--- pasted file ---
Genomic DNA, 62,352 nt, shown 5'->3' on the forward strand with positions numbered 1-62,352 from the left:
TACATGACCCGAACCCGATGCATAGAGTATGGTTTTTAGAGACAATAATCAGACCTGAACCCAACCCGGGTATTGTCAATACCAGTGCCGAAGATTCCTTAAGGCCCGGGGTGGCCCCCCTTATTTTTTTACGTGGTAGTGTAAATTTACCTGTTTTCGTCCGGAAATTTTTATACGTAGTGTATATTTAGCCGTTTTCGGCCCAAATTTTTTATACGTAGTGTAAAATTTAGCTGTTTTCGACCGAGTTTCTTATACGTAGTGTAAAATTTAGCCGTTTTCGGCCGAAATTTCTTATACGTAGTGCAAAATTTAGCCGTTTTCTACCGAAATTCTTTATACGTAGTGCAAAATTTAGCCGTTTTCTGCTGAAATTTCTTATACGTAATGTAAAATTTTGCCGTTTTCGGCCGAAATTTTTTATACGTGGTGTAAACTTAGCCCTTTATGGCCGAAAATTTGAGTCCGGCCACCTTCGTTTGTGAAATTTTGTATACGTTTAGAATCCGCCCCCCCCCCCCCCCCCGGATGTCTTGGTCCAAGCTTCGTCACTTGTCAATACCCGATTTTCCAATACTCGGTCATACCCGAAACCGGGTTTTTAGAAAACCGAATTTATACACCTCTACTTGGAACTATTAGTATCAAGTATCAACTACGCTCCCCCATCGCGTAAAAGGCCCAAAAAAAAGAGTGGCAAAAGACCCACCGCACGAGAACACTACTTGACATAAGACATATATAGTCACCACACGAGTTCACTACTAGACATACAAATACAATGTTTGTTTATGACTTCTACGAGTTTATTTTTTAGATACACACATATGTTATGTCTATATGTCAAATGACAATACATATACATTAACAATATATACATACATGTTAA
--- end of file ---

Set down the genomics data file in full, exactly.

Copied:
Genomic DNA, 62,352 nt, shown 5'->3' on the forward strand with positions numbered 1-62,352 from the left:
TACATGACCCGAACCCGATGCATAGAGTATGGTTTTTAGAGACAATAATCAGACCTGAACCCAACCCGGGTATTGTCAATACCAGTGCCGAAGATTCCTTAAGGCCCGGGGTGGCCCCCCTTATTTTTTTACGTGGTAGTGTAAATTTACCTGTTTTCGTCCGGAAATTTTTATACGTAGTGTATATTTAGCCGTTTTCGGCCCAAATTTTTTATACGTAGTGTAAAATTTAGCTGTTTTCGACCGAGTTTCTTATACGTAGTGTAAAATTTAGCCGTTTTCGGCCGAAATTTCTTATACGTAGTGCAAAATTTAGCCGTTTTCTACCGAAATTCTTTATACGTAGTGCAAAATTTAGCCGTTTTCTGCTGAAATTTCTTATACGTAATGTAAAATTTTGCCGTTTTCGGCCGAAATTTTTTATACGTGGTGTAAACTTAGCCCTTTATGGCCGAAAATTTGAGTCCGGCCACCTTCGTTTGTGAAATTTTGTATACGTTTAGAATCCGCCCCCCCCCCCCCCCCCGGATGTCTTGGTCCAAGCTTCGTCACTTGTCAATACCCGATTTTCCAATACTCGGTCATACCCGAAACCGGGTTTTTAGAAAACCGAATTTATACACCTCTACTTGGAACTATTAGTATCAAGTATCAACTACGCTCCCCCATCGCGTAAAAGGCCCAAAAAAAAGAGTGGCAAAAGACCCACCGCACGAGAACACTACTTGACATAAGACATATATAGTCACCACACGAGTTCACTACTAGACATACAAATACAATGTTTGTTTATGACTTCTACGAGTTTATTTTTTAGATACACACATATGTTATGTCTATATGTCAAATGACAATACATATACATTAACAATATATACATACATGTTAA